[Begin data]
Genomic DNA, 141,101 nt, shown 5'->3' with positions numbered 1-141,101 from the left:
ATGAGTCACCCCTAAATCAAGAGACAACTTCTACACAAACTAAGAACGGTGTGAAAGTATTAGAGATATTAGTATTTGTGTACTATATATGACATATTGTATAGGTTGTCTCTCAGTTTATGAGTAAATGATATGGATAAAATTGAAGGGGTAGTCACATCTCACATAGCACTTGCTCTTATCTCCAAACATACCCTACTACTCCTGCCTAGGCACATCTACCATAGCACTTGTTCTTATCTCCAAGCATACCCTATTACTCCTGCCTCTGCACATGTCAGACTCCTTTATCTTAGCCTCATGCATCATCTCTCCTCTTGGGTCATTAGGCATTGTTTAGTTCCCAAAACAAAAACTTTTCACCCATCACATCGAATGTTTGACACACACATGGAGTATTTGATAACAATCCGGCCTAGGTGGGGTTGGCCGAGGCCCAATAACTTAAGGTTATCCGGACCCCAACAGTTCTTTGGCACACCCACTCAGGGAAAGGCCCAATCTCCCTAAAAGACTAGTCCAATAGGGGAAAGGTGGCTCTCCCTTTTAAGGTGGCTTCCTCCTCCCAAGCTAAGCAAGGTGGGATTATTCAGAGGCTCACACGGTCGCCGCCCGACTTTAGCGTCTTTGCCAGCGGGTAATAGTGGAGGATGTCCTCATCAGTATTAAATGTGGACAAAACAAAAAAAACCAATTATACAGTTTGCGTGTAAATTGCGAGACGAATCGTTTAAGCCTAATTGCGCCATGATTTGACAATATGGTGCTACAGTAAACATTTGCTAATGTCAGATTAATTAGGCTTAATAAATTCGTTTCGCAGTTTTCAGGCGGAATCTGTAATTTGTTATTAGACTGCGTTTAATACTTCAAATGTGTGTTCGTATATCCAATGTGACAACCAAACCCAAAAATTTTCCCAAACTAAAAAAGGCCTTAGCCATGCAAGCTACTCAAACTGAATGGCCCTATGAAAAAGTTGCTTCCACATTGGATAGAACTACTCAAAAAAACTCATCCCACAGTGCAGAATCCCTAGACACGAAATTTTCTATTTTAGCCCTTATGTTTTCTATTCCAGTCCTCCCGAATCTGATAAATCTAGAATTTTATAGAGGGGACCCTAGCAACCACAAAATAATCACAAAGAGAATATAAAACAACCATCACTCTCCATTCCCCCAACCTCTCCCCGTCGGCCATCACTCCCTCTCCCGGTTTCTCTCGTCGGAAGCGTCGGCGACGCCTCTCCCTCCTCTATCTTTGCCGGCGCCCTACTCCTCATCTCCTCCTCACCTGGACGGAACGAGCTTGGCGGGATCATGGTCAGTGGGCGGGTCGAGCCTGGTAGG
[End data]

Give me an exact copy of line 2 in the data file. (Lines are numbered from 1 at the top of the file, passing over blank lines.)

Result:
ATGAGTCACCCCTAAATCAAGAGACAACTTCTACACAAACTAAGAACGGTGTGAAAGTATTAGAGATATTAGTATTTGTGTACTATATATGACATATTGTATAGGTTGTCTCTCAGTTTATGAGTAAATGATATGGATAAAATTGAAGGGGTAGTCACATCTCACATAGCACTTGCTCTTATCTCCAAACATACCCTACTACTCCTGCCTAGGCACATCTACCATAGCACTTGTTCTTATCTCCAAGCATACCCTATTACTCCTGCCTCTGCACATGTCAGACTCCTTTATCTTAGCCTCATGCATCATCTCTCCTCTTGGGTCATTAGGCATTGTTTAGTTCCCAAAACAAAAACTTTTCACCCATCACATCGAATGTTTGACACACACATGGAGTATTTGATAACAATCCGGCCTAGGTGGGGTTGGCCGAGGCCCAATAACTTAAGGTTATCCGGACCCCAACAGTTCTTTGGCACACCCACTCAGGGAAAGGCCCAATCTCCCTAAAAGACTAGTCCAATAGGGGAAAGGTGGCTCTCCCTTTTAAGGTGGCTTCCTCCTCCCAAGCTAAGCAAGGTGGGATTATTCAGAGGCTCACACGGTCGCCGCCCGACTTTAGCGTCTTTGCCAGCGGGTAATAGTGGAGGATGTCCTCATCAGTATTAAATGTGGACAAAACAAAAAAAACCAATTATACAGTTTGCGTGTAAATTGCGAGACGAATCGTTTAAGCCTAATTGCGCCATGATTTGACAATATGGTGCTACAGTAAACATTTGCTAATGTCAGATTAATTAGGCTTAATAAATTCGTTTCGCAGTTTTCAGGCGGAATCTGTAATTTGTTATTAGACTGCGTTTAATACTTCAAATGTGTGTTCGTATATCCAATGTGACAACCAAACCCAAAAATTTTCCCAAACTAAAAAAGGCCTTAGCCATGCAAGCTACTCAAACTGAATGGCCCTATGAAAAAGTTGCTTCCACATTGGATAGAACTACTCAAAAAAACTCATCCCACAGTGCAGAATCCCTAGACACGAAATTTTCTATTTTAGCCCTTATGTTTTCTATTCCAGTCCTCCCGAATCTGATAAATCTAGAATTTTATAGAGGGGACCCTAGCAACCACAAAATAATCACAAAGAGAATATAAAACAACCATCACTCTCCATTCCCCCAACCTCTCCCCGTCGGCCATCACTCCCTCTCCCGGTTTCTCTCGTCGGAAGCGTCGGCGACGCCTCTCCCTCCTCTATCTTTGCCGGCGCCCTACTCCTCATCTCCTCCTCACCTGGACGGAACGAGCTTGGCGGGATCATGGTCAGTGGGCGGGTCGAGCCTGGTAGG